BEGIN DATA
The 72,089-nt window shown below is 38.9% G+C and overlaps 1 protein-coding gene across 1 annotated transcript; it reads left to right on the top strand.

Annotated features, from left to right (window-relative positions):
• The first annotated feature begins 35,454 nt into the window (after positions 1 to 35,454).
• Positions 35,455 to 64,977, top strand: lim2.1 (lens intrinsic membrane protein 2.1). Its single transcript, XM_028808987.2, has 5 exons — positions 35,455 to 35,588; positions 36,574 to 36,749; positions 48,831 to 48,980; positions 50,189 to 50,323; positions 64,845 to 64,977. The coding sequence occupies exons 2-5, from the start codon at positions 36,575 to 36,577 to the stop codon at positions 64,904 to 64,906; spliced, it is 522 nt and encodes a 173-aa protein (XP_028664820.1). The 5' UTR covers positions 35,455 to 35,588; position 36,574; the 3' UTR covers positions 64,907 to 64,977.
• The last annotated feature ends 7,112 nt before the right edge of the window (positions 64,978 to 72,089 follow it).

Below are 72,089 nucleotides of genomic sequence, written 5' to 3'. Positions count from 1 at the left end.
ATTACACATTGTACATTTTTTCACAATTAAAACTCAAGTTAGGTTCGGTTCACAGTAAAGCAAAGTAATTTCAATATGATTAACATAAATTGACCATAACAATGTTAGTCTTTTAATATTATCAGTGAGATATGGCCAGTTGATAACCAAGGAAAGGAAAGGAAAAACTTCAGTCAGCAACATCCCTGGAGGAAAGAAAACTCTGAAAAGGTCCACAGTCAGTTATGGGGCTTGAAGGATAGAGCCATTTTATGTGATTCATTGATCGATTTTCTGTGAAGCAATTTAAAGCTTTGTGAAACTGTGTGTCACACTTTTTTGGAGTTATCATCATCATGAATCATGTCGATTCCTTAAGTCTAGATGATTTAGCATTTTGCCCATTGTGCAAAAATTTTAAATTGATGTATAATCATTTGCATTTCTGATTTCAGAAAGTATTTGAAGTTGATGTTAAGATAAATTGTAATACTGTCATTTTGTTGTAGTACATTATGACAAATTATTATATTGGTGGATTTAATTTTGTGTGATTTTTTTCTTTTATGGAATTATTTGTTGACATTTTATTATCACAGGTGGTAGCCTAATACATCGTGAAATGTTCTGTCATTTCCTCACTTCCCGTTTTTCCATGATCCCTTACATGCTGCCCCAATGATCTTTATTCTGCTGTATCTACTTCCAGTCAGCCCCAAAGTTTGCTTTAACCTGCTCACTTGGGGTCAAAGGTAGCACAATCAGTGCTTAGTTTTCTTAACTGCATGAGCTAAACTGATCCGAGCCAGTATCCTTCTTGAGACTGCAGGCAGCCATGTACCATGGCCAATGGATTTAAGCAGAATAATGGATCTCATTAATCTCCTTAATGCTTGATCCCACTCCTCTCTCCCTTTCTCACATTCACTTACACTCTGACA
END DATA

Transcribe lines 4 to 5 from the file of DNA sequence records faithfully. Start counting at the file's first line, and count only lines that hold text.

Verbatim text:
• Positions 35,455 to 64,977, top strand: lim2.1 (lens intrinsic membrane protein 2.1). Its single transcript, XM_028808987.2, has 5 exons — positions 35,455 to 35,588; positions 36,574 to 36,749; positions 48,831 to 48,980; positions 50,189 to 50,323; positions 64,845 to 64,977. The coding sequence occupies exons 2-5, from the start codon at positions 36,575 to 36,577 to the stop codon at positions 64,904 to 64,906; spliced, it is 522 nt and encodes a 173-aa protein (XP_028664820.1). The 5' UTR covers positions 35,455 to 35,588; position 36,574; the 3' UTR covers positions 64,907 to 64,977.
• The last annotated feature ends 7,112 nt before the right edge of the window (positions 64,978 to 72,089 follow it).